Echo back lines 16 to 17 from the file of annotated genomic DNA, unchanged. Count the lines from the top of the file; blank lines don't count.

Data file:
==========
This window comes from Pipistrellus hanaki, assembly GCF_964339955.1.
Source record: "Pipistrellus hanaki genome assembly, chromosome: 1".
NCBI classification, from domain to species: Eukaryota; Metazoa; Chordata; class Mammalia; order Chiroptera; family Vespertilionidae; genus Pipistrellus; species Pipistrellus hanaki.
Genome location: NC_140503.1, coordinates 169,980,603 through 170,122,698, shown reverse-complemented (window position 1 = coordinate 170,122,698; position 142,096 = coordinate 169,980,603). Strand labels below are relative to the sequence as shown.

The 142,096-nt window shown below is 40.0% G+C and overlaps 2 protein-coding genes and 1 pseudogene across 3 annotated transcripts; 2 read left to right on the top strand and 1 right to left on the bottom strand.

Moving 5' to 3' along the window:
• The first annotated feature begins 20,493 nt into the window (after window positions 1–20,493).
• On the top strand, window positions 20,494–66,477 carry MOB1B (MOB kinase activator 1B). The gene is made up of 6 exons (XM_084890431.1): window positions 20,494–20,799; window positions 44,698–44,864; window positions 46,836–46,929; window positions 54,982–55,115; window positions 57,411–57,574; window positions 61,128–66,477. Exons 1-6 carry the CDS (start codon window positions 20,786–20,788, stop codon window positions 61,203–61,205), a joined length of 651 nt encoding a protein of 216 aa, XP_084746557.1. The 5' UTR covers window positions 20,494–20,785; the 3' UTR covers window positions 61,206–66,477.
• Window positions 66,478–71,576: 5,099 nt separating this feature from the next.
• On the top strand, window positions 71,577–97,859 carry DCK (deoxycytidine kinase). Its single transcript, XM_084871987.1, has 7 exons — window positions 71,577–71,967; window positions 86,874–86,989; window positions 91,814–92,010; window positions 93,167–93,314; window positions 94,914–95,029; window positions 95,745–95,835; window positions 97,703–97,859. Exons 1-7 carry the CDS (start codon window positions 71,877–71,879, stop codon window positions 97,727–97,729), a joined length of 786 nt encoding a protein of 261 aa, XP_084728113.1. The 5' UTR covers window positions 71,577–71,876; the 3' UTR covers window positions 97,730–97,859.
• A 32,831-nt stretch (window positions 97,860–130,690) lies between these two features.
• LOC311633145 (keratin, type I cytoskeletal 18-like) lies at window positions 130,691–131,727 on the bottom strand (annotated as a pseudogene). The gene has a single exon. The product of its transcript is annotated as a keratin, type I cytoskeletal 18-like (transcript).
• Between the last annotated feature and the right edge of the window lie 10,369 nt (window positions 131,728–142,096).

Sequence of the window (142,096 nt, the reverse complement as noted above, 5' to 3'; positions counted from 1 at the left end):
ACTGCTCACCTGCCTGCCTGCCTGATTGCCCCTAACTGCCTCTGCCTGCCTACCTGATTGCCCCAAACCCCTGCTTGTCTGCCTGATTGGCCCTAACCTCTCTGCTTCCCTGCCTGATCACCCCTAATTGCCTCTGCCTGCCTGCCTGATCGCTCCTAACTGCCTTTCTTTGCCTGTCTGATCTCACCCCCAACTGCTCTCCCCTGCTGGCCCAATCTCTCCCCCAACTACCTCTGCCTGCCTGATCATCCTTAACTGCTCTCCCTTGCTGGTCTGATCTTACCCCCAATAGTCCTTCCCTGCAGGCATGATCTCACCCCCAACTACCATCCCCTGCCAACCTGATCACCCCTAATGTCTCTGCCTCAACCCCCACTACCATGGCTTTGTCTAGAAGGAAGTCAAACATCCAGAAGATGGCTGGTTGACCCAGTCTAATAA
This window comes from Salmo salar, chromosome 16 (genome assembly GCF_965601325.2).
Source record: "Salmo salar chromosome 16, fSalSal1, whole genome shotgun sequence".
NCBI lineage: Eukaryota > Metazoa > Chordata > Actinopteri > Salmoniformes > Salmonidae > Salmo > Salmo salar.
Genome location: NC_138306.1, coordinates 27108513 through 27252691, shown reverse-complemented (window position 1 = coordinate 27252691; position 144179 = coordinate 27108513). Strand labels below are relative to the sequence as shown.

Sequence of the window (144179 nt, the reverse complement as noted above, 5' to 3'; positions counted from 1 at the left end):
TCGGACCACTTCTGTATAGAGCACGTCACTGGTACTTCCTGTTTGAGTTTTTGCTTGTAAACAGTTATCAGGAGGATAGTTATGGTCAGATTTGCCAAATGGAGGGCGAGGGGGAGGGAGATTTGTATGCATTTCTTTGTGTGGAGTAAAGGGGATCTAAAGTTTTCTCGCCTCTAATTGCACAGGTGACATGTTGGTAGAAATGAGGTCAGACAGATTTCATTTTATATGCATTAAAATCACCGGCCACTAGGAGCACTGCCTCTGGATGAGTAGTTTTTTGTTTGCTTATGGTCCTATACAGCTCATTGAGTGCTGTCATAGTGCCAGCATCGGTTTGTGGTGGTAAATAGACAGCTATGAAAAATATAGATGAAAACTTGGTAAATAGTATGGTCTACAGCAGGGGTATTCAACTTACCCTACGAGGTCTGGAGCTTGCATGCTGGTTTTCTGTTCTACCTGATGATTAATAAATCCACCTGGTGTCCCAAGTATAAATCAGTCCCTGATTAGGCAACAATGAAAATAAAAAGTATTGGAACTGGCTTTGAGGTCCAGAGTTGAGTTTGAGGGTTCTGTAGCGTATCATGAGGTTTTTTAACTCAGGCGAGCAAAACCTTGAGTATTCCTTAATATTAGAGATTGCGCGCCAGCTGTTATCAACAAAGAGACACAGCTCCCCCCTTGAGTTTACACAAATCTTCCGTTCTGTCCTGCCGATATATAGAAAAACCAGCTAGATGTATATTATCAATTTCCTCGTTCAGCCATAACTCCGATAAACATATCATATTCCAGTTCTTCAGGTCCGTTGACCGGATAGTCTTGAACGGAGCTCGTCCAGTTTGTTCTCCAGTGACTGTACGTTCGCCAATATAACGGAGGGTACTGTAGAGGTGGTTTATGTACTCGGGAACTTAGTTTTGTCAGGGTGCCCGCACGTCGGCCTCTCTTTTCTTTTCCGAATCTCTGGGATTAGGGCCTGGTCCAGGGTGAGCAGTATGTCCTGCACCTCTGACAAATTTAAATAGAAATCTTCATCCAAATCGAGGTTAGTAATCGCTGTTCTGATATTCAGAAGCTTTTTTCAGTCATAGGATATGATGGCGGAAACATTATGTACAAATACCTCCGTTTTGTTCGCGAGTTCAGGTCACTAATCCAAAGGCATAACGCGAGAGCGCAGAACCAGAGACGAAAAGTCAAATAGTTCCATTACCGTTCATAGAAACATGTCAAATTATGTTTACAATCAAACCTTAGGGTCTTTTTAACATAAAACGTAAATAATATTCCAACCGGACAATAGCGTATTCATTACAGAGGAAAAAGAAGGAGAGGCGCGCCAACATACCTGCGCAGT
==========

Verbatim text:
This window comes from Salmo salar, chromosome 16 (genome assembly GCF_965601325.2).
Source record: "Salmo salar chromosome 16, fSalSal1, whole genome shotgun sequence".